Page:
It’s unclear from public information how much of the money collected so far is from Airbus imports.
Feb. 17, 2020, © Leeham News: Boeing executives said that while the 737 MAX production is suspended, efficiencies are being implemented on the assembly lines.
At a Cowen & Co. conference last week, EVP and CFO Greg Smith outlined some of the efficiencies that are being put in place.
But another area that could be improved, not addressed by Smith, while the lines are shut down is supply chain tracking. This has huge ramifications for cost savings and streamlining. It’s part of the business plan for the next new airplane, whatever this is.
This process is called ERP, or Enterprise Resource Planning. Boeing is transitioning to a more advanced method, called SAP, or Systems Applications Projects.
Boeing Australia and Boeing Global Services have made the transition. But Boeing Commercial Airplanes’ transition is stalled due to middle management inertia, said several people who attended the Pacific Northwest Aerospace Alliance annual conference Feb. 4-6.
Boeing should use the production halt and slow ramp up to implement SAP, they said.
Feb. 10, 2020, © Leeham News: The was plenty of angst among suppliers last week at the annual Pacific Northwest Aerospace Alliance conference.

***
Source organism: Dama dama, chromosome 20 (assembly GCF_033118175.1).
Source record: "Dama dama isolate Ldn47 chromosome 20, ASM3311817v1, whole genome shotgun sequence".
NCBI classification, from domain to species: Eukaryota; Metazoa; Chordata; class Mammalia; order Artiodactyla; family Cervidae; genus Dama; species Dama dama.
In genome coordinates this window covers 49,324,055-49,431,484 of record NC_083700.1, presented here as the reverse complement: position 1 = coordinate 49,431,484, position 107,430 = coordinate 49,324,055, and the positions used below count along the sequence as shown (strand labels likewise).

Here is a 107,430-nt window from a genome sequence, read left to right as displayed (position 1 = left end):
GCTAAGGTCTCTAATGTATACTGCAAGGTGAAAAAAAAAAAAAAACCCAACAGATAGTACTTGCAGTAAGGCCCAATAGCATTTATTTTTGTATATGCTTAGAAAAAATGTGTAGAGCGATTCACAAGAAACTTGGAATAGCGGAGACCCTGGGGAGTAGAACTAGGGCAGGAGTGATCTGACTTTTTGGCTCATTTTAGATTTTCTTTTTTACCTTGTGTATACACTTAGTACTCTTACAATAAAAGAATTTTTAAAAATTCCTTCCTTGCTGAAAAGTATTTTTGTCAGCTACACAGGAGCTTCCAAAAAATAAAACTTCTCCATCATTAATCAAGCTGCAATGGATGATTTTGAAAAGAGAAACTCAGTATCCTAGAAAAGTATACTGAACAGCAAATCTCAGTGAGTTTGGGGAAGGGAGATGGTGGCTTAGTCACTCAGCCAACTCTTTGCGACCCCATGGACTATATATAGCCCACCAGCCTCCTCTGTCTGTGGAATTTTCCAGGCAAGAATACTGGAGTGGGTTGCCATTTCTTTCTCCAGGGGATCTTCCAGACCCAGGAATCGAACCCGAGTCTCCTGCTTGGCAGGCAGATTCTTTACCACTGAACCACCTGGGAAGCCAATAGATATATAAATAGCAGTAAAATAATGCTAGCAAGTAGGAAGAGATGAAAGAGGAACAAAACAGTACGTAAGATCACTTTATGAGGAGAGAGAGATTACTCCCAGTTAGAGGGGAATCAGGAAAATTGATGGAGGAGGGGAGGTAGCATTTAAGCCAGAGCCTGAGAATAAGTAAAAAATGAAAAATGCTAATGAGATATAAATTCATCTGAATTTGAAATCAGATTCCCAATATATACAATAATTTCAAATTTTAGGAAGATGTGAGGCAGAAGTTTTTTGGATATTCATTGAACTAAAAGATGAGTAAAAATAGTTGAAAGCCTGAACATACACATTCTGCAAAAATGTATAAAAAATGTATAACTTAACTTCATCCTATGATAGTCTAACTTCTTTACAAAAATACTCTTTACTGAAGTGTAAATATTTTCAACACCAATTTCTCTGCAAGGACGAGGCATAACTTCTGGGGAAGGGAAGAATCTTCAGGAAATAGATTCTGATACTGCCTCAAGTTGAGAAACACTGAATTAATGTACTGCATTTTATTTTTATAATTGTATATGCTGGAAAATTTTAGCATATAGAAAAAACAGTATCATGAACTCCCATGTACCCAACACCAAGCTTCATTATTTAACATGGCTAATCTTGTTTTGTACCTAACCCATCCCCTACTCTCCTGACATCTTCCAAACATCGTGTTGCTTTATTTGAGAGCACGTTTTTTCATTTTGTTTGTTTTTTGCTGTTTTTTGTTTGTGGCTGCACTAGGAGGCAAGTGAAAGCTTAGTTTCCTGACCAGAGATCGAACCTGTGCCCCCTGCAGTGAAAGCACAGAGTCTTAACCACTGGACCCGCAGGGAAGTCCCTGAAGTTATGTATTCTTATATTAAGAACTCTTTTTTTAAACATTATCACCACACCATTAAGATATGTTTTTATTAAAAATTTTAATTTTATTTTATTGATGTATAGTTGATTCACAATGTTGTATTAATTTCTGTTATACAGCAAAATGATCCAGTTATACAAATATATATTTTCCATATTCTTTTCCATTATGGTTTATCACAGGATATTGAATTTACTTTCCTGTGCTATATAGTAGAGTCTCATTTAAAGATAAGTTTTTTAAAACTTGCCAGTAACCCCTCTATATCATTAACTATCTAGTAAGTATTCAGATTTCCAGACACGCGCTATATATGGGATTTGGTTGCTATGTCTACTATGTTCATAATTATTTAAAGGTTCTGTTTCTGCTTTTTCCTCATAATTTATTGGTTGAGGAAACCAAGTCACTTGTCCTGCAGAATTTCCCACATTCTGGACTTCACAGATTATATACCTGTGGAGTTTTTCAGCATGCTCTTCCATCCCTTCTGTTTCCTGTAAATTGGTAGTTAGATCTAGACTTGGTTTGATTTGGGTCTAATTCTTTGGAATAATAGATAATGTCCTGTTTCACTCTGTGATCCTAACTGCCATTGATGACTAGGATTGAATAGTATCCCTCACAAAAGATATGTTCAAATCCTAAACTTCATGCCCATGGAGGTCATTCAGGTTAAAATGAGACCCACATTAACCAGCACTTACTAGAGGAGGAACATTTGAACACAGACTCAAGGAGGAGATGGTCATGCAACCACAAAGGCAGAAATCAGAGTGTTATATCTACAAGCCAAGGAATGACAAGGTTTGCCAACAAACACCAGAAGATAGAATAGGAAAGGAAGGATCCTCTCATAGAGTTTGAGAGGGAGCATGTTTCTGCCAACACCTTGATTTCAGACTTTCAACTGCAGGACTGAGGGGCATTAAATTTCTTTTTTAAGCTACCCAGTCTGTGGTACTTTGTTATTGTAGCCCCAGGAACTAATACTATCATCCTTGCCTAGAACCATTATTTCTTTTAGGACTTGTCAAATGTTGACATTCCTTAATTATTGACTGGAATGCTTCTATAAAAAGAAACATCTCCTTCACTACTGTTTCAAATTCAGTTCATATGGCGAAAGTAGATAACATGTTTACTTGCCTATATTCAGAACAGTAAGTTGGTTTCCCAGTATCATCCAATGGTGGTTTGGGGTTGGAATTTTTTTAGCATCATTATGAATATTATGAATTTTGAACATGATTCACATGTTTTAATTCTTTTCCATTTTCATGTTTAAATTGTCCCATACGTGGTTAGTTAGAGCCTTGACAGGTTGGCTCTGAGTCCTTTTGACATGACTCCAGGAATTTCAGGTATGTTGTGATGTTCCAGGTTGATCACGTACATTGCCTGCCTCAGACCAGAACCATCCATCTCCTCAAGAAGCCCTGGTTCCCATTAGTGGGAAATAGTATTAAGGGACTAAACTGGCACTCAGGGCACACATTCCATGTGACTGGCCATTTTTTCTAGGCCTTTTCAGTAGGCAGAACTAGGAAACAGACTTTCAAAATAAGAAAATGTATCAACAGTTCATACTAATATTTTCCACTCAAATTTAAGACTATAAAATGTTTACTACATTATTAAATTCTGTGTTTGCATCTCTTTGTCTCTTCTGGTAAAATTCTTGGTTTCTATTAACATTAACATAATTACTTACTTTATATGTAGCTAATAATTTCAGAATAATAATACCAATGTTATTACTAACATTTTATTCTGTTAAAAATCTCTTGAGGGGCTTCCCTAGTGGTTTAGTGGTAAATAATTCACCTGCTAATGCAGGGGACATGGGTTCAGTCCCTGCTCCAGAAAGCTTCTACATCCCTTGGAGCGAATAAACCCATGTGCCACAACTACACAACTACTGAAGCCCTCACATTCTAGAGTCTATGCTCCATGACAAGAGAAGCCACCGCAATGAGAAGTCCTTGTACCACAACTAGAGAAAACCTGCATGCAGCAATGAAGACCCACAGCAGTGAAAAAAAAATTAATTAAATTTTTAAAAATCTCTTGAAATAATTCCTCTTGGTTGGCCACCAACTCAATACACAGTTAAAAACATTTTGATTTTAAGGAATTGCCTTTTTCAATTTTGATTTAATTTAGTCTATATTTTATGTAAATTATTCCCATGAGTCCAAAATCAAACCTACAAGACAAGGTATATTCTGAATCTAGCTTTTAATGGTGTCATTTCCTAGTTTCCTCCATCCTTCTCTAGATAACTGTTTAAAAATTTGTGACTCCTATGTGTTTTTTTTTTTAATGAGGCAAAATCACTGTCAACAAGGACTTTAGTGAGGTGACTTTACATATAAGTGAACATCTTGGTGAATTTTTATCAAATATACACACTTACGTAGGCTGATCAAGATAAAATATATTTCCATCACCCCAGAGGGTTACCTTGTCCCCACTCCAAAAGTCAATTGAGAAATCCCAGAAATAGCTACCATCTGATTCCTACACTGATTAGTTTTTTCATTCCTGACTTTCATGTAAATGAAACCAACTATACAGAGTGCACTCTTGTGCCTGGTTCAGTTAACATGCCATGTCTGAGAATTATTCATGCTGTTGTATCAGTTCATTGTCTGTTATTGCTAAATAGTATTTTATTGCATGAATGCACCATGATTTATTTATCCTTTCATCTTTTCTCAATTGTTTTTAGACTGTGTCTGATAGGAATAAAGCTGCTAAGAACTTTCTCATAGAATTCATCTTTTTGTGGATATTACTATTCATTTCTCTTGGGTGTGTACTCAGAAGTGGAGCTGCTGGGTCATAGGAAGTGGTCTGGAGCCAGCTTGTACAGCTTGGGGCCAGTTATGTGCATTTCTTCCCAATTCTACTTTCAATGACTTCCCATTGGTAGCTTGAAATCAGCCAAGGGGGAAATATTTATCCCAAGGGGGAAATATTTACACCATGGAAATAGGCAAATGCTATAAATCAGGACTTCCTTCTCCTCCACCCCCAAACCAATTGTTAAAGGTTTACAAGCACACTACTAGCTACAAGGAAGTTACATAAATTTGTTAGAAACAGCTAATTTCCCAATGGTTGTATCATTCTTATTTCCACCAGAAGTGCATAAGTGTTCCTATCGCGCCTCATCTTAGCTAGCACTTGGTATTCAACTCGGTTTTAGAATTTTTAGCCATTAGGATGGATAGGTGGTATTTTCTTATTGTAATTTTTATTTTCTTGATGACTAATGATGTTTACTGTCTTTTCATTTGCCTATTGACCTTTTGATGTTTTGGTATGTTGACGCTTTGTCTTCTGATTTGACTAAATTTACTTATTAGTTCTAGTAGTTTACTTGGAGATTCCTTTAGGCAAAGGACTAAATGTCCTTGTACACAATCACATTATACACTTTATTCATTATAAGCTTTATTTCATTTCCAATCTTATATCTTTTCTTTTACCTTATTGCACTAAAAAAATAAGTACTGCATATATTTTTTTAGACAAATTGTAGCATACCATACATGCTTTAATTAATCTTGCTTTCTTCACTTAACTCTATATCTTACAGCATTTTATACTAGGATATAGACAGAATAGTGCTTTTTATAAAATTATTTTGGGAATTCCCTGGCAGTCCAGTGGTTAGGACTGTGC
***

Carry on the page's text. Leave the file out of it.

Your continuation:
Worries about the production shutdown, its duration and lack of communication from Boeing prevailed.
But there were in fact rays of sunshine beginning to break through the dark clouds of the last year.
Some suppliers—not many—reported that they’ve been told to begin shipping parts and components as early as March 1.
This gives hope that production will resume in April.
To be sure, the good news is mixed with a lot of bad news for suppliers. Some laid off workers and more layoffs are yet to come.
Feb. 3, 2020, © Leeham News: Boeing has said very little about how the MAX certification review will affect the 777X.
The Federal Aviation Administration has said nothing at all.
But David Calhoun, the new CEO of The Boeing Co., gave a hint in a recent call shortly after assuming office Jan. 13.
Jan. 13, 2020, © Leeham News: Today is David Calhoun’s first day as the president and CEO of The Boeing Co.
To say that he’s got his work cut out for him is an understatement.
I’ve put together a list below, which probably is only half of the important tasks at hand. Most of this list is obvious and doesn’t need any additional reporting because of all the coverage in 2019.
This column is focused on another task that should be, and in the view of many, must be done.
Boeing’s Board is preoccupied with the MAX crisis, but on the theory it can do more than one thing at a time, it need to also turn its attention to some introspection.
Jan. 6, 2020, © Leeham News: This may be the year that Airbus is hit with the negative consequences of the Boeing 737 MAX crisis.
Most observers see Airbus benefitting with greater A320 family sales while the MAX remains grounded.
In LNA’s 2020 Outlook last week, we pointed out that the long-running trade war between the US and European Union could be coming to a head this year. Airbus and the EU are waiting for the World Trade Organization’s authorization to impose tariffs on US products. This decision is expected in May or June. Boeing is expected to be the first target. The Trump Administration last year imposed a 10% tariff on Airbus aircraft.
The MAX crisis could ratchet up tariffs on Airbus aircraft.